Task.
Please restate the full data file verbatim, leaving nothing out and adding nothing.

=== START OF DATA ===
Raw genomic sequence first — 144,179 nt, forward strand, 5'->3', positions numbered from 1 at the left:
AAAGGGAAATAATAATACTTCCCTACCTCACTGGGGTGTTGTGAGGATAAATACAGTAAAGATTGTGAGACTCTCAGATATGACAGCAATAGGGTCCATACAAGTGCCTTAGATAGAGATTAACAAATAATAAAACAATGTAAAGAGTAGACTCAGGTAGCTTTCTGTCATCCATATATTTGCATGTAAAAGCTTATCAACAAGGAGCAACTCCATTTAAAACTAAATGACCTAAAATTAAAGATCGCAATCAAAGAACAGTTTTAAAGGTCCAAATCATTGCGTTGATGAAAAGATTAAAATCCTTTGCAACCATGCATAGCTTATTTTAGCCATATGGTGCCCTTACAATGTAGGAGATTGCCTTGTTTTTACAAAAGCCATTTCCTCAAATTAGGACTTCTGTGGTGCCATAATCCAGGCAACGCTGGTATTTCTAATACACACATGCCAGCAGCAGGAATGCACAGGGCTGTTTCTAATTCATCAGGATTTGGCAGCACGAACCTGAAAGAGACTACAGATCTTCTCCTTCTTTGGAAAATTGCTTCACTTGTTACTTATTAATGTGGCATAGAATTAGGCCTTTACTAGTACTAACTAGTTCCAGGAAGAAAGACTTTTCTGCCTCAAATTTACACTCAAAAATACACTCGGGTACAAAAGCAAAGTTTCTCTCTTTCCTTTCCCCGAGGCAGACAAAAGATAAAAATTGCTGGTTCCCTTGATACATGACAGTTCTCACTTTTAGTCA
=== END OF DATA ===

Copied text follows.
Raw genomic sequence first — 144,179 nt, forward strand, 5'->3', positions numbered from 1 at the left:
AAAGGGAAATAATAATACTTCCCTACCTCACTGGGGTGTTGTGAGGATAAATACAGTAAAGATTGTGAGACTCTCAGATATGACAGCAATAGGGTCCATACAAGTGCCTTAGATAGAGATTAACAAATAATAAAACAATGTAAAGAGTAGACTCAGGTAGCTTTCTGTCATCCATATATTTGCATGTAAAAGCTTATCAACAAGGAGCAACTCCATTTAAAACTAAATGACCTAAAATTAAAGATCGCAATCAAAGAACAGTTTTAAAGGTCCAAATCATTGCGTTGATGAAAAGATTAAAATCCTTTGCAACCATGCATAGCTTATTTTAGCCATATGGTGCCCTTACAATGTAGGAGATTGCCTTGTTTTTACAAAAGCCATTTCCTCAAATTAGGACTTCTGTGGTGCCATAATCCAGGCAACGCTGGTATTTCTAATACACACATGCCAGCAGCAGGAATGCACAGGGCTGTTTCTAATTCATCAGGATTTGGCAGCACGAACCTGAAAGAGACTACAGATCTTCTCCTTCTTTGGAAAATTGCTTCACTTGTTACTTATTAATGTGGCATAGAATTAGGCCTTTACTAGTACTAACTAGTTCCAGGAAGAAAGACTTTTCTGCCTCAAATTTACACTCAAAAATACACTCGGGTACAAAAGCAAAGTTTCTCTCTTTCCTTTCCCCGAGGCAGACAAAAGATAAAAATTGCTGGTTCCCTTGATACATGACAGTTCTCACTTTTAGTCA